The agency concludes that the device will provide four of the five types of performance listed in § 543.6(a)(3): promoting activation; preventing defeat or circumvention of the device by unauthorized persons; preventing operation of the vehicle by unauthorized entrants; and ensuring the reliability and durability of the device.
For the foregoing reasons, the agency hereby grants in full Ford's petition for exemption for the Explorer vehicle line from the parts-marking requirements of 49 CFR Part 541. The agency notes that 49 CFR Part 541, Appendix A-1, identifies those lines that are exempted from the Theft Prevention Standard for a given model year. 49 CFR Part 543.7(f) contains publication requirements incident to the disposition of all Part 543 petitions. Advanced listing, including the release of future product nameplates, the beginning model year for which the petition is granted and a general description of the antitheft device is necessary in order to notify law enforcement agencies of new vehicle lines exempted from the parts-marking requirements of the Theft Prevention Standard.
If Ford decides not to use the exemption for this line, it must formally notify the agency. If such a decision is made, the line must be fully marked according to the requirements under 49 CFR Parts 541.5 and 541.6 (marking of major component parts and replacement parts).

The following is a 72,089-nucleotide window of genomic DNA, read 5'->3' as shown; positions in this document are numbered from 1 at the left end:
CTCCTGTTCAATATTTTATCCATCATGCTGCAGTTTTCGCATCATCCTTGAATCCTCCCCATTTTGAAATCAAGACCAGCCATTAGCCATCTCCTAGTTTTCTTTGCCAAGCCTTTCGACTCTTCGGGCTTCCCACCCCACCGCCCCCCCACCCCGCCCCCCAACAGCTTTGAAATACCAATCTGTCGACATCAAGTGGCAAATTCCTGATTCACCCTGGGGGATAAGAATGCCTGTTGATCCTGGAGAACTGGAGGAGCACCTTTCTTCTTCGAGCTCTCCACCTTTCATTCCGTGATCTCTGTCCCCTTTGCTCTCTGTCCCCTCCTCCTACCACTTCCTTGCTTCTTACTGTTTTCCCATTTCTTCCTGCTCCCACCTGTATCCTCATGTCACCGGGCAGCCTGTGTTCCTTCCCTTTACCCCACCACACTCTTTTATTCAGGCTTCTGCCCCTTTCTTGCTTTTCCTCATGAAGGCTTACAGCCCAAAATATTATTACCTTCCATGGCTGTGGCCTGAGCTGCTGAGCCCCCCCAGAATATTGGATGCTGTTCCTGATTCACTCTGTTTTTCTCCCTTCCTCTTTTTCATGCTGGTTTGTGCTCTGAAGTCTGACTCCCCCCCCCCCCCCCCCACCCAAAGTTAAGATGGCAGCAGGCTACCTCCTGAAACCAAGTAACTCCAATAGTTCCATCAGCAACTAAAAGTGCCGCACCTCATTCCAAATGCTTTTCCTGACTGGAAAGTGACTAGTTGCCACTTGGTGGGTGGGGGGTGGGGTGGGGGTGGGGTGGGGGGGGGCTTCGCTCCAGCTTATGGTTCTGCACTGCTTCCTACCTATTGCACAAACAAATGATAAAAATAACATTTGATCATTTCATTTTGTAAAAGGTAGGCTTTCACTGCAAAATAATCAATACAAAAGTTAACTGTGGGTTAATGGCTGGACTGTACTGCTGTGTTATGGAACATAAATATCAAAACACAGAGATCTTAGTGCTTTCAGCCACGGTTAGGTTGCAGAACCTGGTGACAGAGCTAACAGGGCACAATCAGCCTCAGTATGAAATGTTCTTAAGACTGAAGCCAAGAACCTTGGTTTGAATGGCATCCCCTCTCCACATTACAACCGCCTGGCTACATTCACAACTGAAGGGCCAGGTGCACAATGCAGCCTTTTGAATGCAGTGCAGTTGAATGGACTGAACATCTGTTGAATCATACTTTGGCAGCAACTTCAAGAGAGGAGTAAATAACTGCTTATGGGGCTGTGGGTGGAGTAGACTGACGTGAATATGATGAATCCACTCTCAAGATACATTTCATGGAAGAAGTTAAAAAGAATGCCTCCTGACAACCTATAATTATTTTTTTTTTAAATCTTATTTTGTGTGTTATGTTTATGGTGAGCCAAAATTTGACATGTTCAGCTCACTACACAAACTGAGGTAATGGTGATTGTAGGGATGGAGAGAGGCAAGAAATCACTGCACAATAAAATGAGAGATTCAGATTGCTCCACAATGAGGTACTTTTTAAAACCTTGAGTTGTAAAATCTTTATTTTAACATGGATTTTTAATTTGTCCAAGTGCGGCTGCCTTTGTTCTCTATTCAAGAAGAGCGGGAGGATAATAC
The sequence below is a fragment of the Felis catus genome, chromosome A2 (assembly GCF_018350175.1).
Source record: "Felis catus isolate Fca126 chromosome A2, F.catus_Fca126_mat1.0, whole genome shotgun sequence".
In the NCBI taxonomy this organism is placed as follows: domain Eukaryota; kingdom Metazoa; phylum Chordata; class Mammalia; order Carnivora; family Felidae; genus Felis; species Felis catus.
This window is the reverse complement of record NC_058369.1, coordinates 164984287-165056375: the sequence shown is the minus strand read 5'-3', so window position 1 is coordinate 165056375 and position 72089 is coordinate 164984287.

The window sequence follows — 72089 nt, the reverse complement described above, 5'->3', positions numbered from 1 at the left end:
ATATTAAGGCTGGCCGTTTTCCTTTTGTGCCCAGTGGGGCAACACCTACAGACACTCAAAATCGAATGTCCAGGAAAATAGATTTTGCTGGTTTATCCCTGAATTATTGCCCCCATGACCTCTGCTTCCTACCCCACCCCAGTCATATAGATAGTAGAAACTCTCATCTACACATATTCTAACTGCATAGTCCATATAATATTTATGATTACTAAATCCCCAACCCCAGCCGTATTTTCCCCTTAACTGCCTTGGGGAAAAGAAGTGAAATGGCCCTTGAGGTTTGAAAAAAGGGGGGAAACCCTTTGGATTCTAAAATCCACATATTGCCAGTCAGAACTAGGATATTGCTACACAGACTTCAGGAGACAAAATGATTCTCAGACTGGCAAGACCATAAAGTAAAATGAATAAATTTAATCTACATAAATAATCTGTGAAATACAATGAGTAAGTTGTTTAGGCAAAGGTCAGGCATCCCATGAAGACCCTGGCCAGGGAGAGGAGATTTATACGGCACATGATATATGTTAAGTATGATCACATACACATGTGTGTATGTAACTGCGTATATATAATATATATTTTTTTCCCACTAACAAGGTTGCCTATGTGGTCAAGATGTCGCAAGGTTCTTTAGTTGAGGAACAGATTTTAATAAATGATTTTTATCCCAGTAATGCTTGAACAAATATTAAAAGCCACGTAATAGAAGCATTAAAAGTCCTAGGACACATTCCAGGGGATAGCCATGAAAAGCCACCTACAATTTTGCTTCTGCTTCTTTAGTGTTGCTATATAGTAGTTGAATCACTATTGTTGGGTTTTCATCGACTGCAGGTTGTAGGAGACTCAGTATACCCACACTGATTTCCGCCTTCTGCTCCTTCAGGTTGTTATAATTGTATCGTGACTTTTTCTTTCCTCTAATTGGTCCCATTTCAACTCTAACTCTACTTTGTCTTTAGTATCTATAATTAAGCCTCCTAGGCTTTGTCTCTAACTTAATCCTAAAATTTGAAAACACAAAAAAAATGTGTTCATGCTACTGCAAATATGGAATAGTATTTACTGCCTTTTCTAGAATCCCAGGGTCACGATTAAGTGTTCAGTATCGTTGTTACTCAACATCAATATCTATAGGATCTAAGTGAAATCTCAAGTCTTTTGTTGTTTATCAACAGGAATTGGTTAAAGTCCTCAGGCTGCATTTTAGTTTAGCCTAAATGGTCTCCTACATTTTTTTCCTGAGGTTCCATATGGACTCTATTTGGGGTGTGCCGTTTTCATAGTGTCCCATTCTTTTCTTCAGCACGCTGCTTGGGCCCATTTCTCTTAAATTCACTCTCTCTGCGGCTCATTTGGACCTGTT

NHTSA notes that if Ford wishes in the future to modify the device on which this exemption is based, the company may have to submit a petition to modify the exemption. Part 543.7(d) states that a Part 543 exemption applies only to vehicles that belong to a line Start Printed Page 30105exempted under this part and equipped with the antitheft device on which the line's exemption is based. Further, Part 543.9(c)(2) provides for the submission of petitions “to modify an exemption to permit the use of an antitheft device similar to but differing from the one specified in that exemption.”
The agency wishes to minimize the administrative burden that Part 543.9(c)(2) could place on exempted vehicle manufacturers and itself. The agency did not intend in drafting Part 543 to require the submission of a modification petition for every change to the components or design of an antitheft device. The significance of many such changes could be de minimis. Therefore, NHTSA suggests that if the manufacturer contemplates making any changes, the effects of which might be characterized as de minimis, it should consult the agency before preparing and submitting a petition to modify.Start Signature
Issued on: May 25, 2010.
Stephen R. Kratzke,
Associate Administrator for Rulemaking.
[FR Doc. 2010-12948 Filed 5-27-10; 8:45 am]
BILLING CODE 4910-59-P